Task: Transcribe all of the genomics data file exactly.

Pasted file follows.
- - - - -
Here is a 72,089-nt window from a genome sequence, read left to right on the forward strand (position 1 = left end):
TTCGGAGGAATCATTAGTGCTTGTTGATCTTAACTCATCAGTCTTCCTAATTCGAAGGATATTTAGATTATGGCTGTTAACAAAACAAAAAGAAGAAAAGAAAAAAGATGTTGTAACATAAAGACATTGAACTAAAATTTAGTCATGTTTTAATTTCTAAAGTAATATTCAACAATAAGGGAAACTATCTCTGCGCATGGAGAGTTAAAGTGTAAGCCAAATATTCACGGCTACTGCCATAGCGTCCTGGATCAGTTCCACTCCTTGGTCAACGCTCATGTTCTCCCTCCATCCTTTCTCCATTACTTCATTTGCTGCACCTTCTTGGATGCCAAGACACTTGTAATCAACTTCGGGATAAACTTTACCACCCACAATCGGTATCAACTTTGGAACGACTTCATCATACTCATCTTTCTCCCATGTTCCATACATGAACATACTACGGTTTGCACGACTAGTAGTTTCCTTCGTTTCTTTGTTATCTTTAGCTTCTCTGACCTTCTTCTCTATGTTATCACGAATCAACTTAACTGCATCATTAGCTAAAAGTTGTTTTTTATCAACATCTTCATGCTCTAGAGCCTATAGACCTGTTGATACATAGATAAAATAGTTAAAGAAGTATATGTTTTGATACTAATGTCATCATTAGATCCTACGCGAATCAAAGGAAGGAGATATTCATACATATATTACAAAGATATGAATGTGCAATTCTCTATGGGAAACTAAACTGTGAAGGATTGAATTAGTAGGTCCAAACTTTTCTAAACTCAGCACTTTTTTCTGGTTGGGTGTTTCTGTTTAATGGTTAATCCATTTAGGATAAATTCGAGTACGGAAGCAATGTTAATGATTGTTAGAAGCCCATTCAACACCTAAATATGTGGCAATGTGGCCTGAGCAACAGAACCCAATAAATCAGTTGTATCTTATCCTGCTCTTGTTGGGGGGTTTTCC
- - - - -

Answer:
Here is a 72,089-nt window from a genome sequence, read left to right on the forward strand (position 1 = left end):
TTCGGAGGAATCATTAGTGCTTGTTGATCTTAACTCATCAGTCTTCCTAATTCGAAGGATATTTAGATTATGGCTGTTAACAAAACAAAAAGAAGAAAAGAAAAAAGATGTTGTAACATAAAGACATTGAACTAAAATTTAGTCATGTTTTAATTTCTAAAGTAATATTCAACAATAAGGGAAACTATCTCTGCGCATGGAGAGTTAAAGTGTAAGCCAAATATTCACGGCTACTGCCATAGCGTCCTGGATCAGTTCCACTCCTTGGTCAACGCTCATGTTCTCCCTCCATCCTTTCTCCATTACTTCATTTGCTGCACCTTCTTGGATGCCAAGACACTTGTAATCAACTTCGGGATAAACTTTACCACCCACAATCGGTATCAACTTTGGAACGACTTCATCATACTCATCTTTCTCCCATGTTCCATACATGAACATACTACGGTTTGCACGACTAGTAGTTTCCTTCGTTTCTTTGTTATCTTTAGCTTCTCTGACCTTCTTCTCTATGTTATCACGAATCAACTTAACTGCATCATTAGCTAAAAGTTGTTTTTTATCAACATCTTCATGCTCTAGAGCCTATAGACCTGTTGATACATAGATAAAATAGTTAAAGAAGTATATGTTTTGATACTAATGTCATCATTAGATCCTACGCGAATCAAAGGAAGGAGATATTCATACATATATTACAAAGATATGAATGTGCAATTCTCTATGGGAAACTAAACTGTGAAGGATTGAATTAGTAGGTCCAAACTTTTCTAAACTCAGCACTTTTTTCTGGTTGGGTGTTTCTGTTTAATGGTTAATCCATTTAGGATAAATTCGAGTACGGAAGCAATGTTAATGATTGTTAGAAGCCCATTCAACACCTAAATATGTGGCAATGTGGCCTGAGCAACAGAACCCAATAAATCAGTTGTATCTTATCCTGCTCTTGTTGGGGGGTTTTCC